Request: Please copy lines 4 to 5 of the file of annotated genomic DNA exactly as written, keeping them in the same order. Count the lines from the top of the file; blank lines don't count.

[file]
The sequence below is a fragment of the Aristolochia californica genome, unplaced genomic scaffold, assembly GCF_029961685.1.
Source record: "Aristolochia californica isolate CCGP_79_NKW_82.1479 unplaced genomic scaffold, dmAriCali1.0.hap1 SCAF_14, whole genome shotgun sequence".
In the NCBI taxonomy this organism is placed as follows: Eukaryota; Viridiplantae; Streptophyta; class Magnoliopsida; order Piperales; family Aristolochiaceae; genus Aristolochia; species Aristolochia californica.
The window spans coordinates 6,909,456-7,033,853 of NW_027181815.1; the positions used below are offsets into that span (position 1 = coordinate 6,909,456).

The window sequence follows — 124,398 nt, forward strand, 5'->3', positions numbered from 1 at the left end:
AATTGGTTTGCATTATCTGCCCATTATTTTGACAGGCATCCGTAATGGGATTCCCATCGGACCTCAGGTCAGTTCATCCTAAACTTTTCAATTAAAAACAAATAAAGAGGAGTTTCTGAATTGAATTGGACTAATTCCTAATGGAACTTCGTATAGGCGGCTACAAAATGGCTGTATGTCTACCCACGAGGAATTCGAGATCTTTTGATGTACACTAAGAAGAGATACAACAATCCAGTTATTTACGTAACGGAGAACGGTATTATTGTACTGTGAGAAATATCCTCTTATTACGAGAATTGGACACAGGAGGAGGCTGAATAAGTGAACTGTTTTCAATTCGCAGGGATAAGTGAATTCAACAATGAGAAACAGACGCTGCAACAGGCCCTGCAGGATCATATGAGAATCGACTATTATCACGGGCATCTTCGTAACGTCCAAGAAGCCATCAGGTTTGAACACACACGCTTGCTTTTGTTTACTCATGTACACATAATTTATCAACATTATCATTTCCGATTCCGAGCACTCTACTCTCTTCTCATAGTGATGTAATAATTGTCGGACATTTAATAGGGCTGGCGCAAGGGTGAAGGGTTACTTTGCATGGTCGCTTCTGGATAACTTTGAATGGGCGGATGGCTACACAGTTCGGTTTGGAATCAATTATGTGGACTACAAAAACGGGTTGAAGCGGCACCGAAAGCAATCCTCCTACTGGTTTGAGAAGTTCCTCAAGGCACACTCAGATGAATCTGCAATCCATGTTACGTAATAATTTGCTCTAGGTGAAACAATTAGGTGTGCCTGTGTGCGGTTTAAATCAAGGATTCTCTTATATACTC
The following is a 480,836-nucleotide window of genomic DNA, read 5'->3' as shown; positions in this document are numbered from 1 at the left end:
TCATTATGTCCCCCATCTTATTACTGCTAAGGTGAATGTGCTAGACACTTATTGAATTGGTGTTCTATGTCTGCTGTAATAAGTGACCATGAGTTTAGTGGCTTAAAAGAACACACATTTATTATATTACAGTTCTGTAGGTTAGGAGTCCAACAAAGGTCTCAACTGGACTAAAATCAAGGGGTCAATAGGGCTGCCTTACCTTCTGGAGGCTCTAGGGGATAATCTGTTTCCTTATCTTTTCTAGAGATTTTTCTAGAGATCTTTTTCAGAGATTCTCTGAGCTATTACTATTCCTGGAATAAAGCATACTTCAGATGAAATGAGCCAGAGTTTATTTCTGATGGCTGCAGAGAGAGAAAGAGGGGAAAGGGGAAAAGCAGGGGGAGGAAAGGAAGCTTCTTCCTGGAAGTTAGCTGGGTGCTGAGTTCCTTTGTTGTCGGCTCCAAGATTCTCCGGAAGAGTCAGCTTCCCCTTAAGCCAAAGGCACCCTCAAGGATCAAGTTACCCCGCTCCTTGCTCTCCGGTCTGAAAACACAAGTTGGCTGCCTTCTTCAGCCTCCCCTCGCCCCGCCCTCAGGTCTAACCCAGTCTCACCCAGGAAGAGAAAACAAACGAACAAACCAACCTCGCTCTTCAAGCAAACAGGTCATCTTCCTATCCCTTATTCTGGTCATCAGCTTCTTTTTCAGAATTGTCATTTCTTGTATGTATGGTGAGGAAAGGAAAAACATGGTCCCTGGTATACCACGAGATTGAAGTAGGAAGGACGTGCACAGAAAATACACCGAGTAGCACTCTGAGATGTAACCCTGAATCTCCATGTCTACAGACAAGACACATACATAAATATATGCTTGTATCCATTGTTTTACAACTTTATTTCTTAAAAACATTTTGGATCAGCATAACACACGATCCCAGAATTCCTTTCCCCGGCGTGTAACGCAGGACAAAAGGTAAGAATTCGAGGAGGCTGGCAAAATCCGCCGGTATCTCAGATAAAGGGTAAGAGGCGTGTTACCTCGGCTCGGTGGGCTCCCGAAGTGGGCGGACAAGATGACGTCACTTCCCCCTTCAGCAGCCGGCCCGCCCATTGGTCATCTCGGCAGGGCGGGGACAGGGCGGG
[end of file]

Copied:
The window spans coordinates 6,909,456-7,033,853 of NW_027181815.1; the positions used below are offsets into that span (position 1 = coordinate 6,909,456).

The window sequence follows — 124,398 nt, forward strand, 5'->3', positions numbered from 1 at the left end: